Tuesday, November 18, 2014


Italy's Operazione Mare Nostrum may have been wound up and replaced by the Frontex [European External Borders Agency] operation Triton, but the incidence of boats carrying migrants on perilous journeys from Africa towards Europe shows no signs of abating. Calm seas recently have favoured departures and a new route taking some of the migrants to Puglia seems to be in use.

On Sunday an Italian naval ship brought 864 migrants to safety in Pozzallo in the second largest landing of migrants in a Ragusan port this year. Most were Syrian or Palestinian and there were 69 accompanied and seven unaccompanied minors among them. Of the 104 who were women, two were pregnant and had to be taken to hospital in Modica. The migrants told Italian officials a familiar story of a dangerous crossing in overcrowded and inadequate boats and all had been rescued by various Italian naval vessels.

Half have now been transferred to Palermo, another 150 to Florence and arrangements are being made for the transfer of most of the rest to other reception centres in Italy as the Pozzallo centre is now overcrowded.

The past week has seen ugly scenes in Rome, where residents of the Tor Sapienza suburb protested angrily and, in some cases, violently, about one of the migrant reception centres there, blaming migrants for the area's misfortunes. Tor Sapienza is a poor district where many people are unemployed and tensions came to a head at the weekend, when children in the centre concerned had to be evacuated from it.  Pope Francis has asked all interested institutions to deal with the situation as a "social emergency" and has also called for dialogue between the local community and immigrants.  

I am not in Tor Sapienza so cannot comment further on the area's troubles but I do know that an identifiable immigrant community anywhere is likely to become a scapegoat in times of economic hardship. Anti-immigration feeling, it seems to me, is being whipped up all over Europe as I write. Willing or unwilling host countries could do worse than heed Pope Francis's call for dialogue.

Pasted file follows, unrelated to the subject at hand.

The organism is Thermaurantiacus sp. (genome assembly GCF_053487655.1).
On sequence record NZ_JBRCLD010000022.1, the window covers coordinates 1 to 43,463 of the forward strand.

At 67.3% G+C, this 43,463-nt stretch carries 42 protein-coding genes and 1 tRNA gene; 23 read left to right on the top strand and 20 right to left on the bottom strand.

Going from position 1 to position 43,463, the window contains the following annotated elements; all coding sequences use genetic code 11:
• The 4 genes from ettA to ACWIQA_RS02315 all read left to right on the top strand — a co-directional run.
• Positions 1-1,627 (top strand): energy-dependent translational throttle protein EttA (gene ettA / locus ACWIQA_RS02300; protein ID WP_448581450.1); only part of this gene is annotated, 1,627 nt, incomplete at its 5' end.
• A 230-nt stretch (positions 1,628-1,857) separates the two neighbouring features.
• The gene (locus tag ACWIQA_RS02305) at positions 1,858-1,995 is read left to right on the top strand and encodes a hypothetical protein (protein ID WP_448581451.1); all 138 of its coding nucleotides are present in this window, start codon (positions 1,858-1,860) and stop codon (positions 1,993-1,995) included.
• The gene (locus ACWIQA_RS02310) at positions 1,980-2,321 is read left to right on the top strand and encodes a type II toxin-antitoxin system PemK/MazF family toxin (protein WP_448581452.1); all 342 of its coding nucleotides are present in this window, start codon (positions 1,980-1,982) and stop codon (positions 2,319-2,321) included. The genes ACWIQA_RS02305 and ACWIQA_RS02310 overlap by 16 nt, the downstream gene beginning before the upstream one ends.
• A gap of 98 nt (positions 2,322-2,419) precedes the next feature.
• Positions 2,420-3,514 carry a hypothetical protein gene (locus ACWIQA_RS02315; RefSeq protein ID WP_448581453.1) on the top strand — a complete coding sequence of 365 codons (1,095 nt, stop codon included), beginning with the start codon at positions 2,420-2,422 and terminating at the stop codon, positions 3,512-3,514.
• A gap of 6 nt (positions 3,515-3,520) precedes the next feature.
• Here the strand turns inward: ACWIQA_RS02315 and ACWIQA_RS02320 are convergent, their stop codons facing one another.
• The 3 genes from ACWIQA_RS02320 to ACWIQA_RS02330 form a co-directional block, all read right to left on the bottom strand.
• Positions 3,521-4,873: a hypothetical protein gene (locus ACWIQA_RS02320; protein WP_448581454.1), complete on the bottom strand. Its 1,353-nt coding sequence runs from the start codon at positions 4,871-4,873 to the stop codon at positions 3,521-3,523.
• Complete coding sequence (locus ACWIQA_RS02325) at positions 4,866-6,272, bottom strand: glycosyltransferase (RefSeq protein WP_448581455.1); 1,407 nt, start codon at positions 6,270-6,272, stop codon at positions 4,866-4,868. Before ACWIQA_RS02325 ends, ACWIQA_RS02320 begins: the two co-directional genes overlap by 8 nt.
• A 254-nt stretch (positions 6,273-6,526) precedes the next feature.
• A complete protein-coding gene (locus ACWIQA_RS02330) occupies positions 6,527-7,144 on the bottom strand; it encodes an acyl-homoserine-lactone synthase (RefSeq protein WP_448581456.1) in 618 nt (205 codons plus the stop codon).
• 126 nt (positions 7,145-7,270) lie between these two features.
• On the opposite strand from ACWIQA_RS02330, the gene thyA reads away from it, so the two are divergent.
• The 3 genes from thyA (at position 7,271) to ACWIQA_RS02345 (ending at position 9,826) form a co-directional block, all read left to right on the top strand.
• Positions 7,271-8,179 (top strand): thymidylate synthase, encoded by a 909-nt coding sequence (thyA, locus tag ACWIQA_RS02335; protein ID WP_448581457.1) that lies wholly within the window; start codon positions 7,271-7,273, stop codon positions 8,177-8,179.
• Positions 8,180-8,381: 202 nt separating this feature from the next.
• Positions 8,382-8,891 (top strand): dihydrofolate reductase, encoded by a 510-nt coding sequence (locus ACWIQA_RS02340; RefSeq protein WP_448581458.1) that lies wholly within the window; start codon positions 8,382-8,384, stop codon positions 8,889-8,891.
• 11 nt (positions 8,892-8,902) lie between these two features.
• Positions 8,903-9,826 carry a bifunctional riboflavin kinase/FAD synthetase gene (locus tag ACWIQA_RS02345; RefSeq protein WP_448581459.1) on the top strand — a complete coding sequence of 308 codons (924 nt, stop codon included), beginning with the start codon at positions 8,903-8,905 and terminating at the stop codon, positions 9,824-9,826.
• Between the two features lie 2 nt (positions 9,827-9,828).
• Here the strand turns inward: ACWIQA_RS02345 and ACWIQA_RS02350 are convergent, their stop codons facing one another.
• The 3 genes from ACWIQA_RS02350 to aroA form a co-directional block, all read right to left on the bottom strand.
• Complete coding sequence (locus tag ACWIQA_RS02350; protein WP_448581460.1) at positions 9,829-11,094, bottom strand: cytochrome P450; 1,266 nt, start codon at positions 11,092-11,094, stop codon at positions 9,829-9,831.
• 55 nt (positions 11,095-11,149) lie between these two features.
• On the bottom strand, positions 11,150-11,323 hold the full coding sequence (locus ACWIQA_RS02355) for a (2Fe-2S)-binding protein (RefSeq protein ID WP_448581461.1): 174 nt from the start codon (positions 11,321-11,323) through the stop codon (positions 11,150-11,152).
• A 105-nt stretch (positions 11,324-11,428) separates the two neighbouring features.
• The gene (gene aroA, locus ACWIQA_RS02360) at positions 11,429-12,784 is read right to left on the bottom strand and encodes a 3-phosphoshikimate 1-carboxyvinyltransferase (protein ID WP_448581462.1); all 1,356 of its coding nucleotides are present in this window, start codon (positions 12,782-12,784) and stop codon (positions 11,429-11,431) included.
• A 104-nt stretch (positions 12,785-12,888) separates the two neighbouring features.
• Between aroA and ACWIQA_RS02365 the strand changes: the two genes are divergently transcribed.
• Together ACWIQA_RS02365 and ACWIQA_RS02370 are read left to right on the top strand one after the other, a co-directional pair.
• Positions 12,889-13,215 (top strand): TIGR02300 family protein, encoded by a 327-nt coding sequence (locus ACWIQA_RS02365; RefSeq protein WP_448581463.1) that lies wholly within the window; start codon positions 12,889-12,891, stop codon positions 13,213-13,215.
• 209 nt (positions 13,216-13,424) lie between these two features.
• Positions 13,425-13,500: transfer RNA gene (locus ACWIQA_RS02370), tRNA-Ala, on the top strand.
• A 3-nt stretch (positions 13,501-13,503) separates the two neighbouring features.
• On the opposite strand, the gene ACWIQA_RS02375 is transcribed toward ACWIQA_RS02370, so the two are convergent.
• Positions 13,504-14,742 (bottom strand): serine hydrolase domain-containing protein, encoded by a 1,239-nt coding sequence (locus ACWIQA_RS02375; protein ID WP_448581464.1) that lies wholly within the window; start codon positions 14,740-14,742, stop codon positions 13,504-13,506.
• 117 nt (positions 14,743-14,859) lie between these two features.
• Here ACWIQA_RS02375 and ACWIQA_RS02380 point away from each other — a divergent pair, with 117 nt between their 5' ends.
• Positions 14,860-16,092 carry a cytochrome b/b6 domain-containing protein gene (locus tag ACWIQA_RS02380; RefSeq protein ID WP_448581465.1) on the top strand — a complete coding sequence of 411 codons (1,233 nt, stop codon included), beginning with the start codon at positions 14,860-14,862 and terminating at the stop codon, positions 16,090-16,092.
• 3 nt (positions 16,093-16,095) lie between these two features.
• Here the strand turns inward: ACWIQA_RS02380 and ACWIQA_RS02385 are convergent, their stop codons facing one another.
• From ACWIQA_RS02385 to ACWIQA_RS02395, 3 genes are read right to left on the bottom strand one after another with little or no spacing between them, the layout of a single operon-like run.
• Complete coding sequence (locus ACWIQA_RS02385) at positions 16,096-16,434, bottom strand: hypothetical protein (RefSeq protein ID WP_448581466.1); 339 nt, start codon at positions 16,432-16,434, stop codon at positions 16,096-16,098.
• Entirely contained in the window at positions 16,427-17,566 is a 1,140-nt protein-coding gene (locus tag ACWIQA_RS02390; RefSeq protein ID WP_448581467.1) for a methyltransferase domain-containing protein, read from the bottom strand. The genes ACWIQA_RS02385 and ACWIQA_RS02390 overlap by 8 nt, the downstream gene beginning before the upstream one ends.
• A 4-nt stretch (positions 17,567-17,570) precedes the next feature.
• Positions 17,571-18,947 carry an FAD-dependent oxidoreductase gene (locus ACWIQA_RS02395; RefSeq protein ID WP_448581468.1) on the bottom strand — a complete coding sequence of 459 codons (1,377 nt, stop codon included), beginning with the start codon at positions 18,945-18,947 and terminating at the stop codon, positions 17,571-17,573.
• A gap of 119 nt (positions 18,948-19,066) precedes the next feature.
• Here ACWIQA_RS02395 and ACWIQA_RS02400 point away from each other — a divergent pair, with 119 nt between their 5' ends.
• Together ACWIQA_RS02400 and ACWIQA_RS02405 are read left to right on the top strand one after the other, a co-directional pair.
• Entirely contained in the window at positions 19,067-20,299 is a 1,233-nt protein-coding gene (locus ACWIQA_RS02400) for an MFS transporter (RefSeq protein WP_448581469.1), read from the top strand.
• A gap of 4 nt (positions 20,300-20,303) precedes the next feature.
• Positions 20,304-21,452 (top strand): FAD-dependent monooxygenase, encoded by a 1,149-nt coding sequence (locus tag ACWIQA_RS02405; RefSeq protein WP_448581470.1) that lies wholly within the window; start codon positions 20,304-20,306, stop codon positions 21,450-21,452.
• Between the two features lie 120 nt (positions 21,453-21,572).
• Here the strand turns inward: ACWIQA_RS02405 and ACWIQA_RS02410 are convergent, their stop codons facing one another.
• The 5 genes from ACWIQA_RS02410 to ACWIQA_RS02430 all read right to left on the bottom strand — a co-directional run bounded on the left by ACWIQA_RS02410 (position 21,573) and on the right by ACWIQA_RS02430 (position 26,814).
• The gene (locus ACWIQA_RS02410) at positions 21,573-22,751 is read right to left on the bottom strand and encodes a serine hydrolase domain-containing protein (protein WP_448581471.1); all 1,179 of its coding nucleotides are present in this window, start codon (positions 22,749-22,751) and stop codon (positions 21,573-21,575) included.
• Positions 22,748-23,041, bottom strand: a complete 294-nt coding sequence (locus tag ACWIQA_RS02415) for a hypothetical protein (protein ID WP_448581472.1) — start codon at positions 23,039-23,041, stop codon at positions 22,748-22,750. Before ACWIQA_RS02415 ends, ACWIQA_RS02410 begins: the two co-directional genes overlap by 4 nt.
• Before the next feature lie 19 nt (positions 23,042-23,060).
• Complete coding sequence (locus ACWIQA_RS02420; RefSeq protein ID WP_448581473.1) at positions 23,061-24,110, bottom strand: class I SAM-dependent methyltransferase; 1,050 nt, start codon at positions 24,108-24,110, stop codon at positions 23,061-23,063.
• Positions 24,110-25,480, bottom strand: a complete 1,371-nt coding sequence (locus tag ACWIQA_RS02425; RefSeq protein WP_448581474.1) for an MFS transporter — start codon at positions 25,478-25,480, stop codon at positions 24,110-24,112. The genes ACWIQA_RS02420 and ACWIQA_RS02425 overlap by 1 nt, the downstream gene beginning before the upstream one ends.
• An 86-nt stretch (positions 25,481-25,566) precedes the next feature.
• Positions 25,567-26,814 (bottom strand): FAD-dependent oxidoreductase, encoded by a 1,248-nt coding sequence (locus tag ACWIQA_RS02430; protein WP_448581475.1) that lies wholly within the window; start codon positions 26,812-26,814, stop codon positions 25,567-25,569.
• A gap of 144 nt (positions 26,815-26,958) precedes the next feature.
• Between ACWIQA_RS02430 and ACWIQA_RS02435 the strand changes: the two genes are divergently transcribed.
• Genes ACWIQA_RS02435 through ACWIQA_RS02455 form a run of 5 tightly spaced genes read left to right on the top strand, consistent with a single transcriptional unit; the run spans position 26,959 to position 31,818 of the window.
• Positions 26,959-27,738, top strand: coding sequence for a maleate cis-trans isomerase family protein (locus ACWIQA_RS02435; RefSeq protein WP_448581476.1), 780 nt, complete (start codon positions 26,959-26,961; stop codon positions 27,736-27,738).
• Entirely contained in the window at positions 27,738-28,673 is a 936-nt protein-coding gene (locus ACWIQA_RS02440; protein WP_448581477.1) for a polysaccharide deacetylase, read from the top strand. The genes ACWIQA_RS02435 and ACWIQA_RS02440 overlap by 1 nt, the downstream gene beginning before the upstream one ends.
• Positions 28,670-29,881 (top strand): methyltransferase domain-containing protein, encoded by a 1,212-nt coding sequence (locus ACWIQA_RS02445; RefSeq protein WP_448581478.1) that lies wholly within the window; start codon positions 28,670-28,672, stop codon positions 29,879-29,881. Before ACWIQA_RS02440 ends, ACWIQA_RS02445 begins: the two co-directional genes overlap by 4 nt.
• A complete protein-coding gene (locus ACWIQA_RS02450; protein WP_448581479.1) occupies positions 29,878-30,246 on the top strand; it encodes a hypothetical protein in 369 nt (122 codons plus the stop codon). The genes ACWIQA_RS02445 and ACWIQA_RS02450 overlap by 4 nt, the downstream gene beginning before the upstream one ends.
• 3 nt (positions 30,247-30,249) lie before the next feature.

Sean Jeating said...

Interestingly [?], some minutes ago I posted something similar.

And I suppose, both we "know" nothing will ever change. Nowhere.
The peace of the night.

Welshcakes Limoncello said...

Hello, Sean. I will come and look at your post now, which I'm sure is interesting. Peace to you, too.

Unknown said...

Yes, “scapegoat” is what I was thinking as I read what you wrote about the unrest. I have been listening to comments about the EU's Operation Triton on BBC radio. I am concerned that it will result in the deaths of many immigrants.

RNSANE said...

I cannot even begin to imagine what it is like to be willing to take such risks to escape oppression and seek freedom. And, of course, it does create problems for host countries with a huge onslaught of immigrants. On our U.S. West Coast, we get immigrants fleeing Asian countries, mainly China, in horrible conditions aboard freight vessels and people fleeing north from Mexico, spending their life savings to be "escorted" up by "coyotes" as they are called. These men, of course, often rape the women and molest the children.

Welshcakes Limoncello said...

Hi, Nick. Yes, that is what I fear, too. Let's pray we are wrong. Hi, Carmen. I didn't know the "escorts" were called "coyotes". It's such a tragic situation, in so many parts of the world.


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